"The killings remain widespread, systematic, and ongoing," he said. "We've documented 186 deaths, equal to two a day for the first quarter of the year. Of those, 137 were connected to the Philippine National Police, the Philippine Drug Enforcement Agency, or the armed forces, and 49 were committed by unidentified assailants."

The "unidentified assailants" -- vigilante death squads of shadowy provenance -- are responsible for the majority of killings since 2016.

"Of the 137 killed, 96 were small-time pushers, highlighting the fact that the drug war is also class warfare targeting small-time pushers or people just caught in the wrong place or wrong time," Balane said.

He also provided an update on the Duterte administration's response to ICC Prosecutor Fatou Bensouda's June 14 decision concluding her preliminary examination of human rights abuses in the Philippine drug war with a request to the ICC to open a formal investigation into "the situation in the Philippines."

In a bid to fend off the ICC, in 2020, the Philippine Justice Department announced it had created a panel to study the killings carried out by agents of the state -- police or military -- but Balane was critical of these efforts.

"[In the second half of 2020], the Justice Department said it had finished the initial investigations, but no complaints or charges were filed," he said. "They said it was difficult to find witnesses [who were willing to testify about the killings], but [the victims'] families said they were not approached [by the review panel]."

The Justice Department is also undercutting the Philippine Commission on Human Rights, an independent constitutional office whose primary mission is to investigate human rights abuses, Balane pointed out.

"The Justice Department said the commission would be involved [in the investigation process by the panel], but the commission says [that the] Justice [Department] has yet to clarify its rules and their requests have been left unanswered," Balane said. "The commission is the constitutional body tasked to investigate abuses by the armed forces, and they are being excluded by the Justice Department review panel."

The Justice Department review is also barely scraping the surface of the carnage, Balane said, noting that while in May the Philippine National Police (PNP) announced they would be granting the review panel access to 61 investigations -- which accounts for less than 1 percent of the killings that the government acknowledged were part of the official operations since 2016 -- the PNP has now decreased that number to 53.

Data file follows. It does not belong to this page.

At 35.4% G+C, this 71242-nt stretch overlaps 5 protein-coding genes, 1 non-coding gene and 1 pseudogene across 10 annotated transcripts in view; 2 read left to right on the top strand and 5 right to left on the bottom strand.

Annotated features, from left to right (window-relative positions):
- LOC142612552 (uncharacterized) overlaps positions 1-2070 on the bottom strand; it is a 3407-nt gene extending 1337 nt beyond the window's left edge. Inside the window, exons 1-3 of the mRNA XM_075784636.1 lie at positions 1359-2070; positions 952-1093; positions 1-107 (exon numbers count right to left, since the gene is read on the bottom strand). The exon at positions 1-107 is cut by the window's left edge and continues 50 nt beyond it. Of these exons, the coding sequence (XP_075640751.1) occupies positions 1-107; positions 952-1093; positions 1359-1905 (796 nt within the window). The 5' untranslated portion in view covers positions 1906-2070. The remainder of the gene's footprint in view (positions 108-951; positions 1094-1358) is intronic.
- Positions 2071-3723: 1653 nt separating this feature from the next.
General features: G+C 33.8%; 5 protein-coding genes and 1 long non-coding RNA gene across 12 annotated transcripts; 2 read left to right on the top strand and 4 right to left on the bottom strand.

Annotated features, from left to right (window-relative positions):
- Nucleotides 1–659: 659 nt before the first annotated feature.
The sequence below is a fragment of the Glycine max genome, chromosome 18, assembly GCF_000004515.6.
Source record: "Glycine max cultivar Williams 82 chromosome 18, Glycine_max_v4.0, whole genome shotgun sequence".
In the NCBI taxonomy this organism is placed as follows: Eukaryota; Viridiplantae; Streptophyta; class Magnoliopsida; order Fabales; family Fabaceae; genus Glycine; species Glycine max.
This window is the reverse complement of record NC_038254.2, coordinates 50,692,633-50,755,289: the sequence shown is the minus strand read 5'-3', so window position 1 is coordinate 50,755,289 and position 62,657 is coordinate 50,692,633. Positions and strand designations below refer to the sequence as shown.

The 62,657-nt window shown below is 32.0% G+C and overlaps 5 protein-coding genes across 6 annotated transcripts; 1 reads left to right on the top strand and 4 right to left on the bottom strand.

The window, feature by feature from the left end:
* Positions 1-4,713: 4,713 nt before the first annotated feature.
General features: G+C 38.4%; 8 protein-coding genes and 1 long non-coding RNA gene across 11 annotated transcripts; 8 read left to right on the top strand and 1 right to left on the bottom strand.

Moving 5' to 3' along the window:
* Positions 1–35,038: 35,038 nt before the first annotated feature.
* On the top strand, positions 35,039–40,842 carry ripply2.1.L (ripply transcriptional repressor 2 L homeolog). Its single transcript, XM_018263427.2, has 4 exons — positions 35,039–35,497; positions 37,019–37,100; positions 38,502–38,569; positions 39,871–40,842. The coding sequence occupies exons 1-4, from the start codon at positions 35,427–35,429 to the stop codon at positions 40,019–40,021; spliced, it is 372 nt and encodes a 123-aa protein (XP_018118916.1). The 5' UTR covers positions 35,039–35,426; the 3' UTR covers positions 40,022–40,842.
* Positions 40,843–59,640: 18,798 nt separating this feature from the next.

"The domestic review by [the] Justice [Department] appears influenced by Duterte himself," said Balane. "This erodes the credibility of the drug war review by the Justice Department, which is the government's defense for their calls against international human rights mechanisms."

The bottom line, according to Balane, is that "the killings continue, they are still systematic, and they are still widespread."

In Indonesia -- where, like Duterte in the Philippines, President Joko Widodo (Jokowi) also declared a war on drugs in 2016 -- it is not only extrajudicial killings that are the issue but also the increasing willingness of the government to resort to the death penalty for drug offenses.

"Extrajudicial killings [as a result of] the drug war are happening in Indonesia," said Iftitahsari, a researcher with the Indonesian Institute for Criminal Justice Reform, who cited 99 extrajudicial killings that took place in 2017 and 68 that happened in 2018, with a big jump to 287 from June 2019 through June 2020. She also mentioned another 390 violent drug law enforcement "incidents" that took place from July 2020 through May 2021, of which an estimated 40 percent are killings.

"The problem of extrajudicial killings [in Indonesia] is broader than [just] the war on drugs; we [also] have the problem of police brutality," Sari said. "Police have a very broad authority and a lack of accountability. There is no effective oversight mechanism, and there are no developments on this issue because we have no mechanisms to hold [the] police accountable."

Indonesia is also using its courts to kill people. Since 2015, Sari reported, 18 people -- 15 of them foreigners -- have been executed for drug offenses.

"In addition to extrajudicial killings, there is a tendency to use harsher punishment, capital punishment, with the number of death penalties rising since 2016," she said.

Statistics Iftitahsari presented bore that out. Death penalty cases jumped from 22 in 2016 to 99 in 2019 and 149 in 2020, according to the figures she provided during the virtual event.

Not only are the courts increasingly handing down death sentences for drug offenses, but defendants are also often faced with human rights abuses within the legal system, Sari said.

"Violations of the right to a fair trial are very common in drug-related death penalty cases," she said. "There are violations of the right to be free from torture, not [to] be arbitrarily arrested and detained, and of the right to counsel. There are also rights violations during trials, including the lack of the right to cross-examination, the right to non-self-incrimination, trial without undue delay, and denial of an interpreter."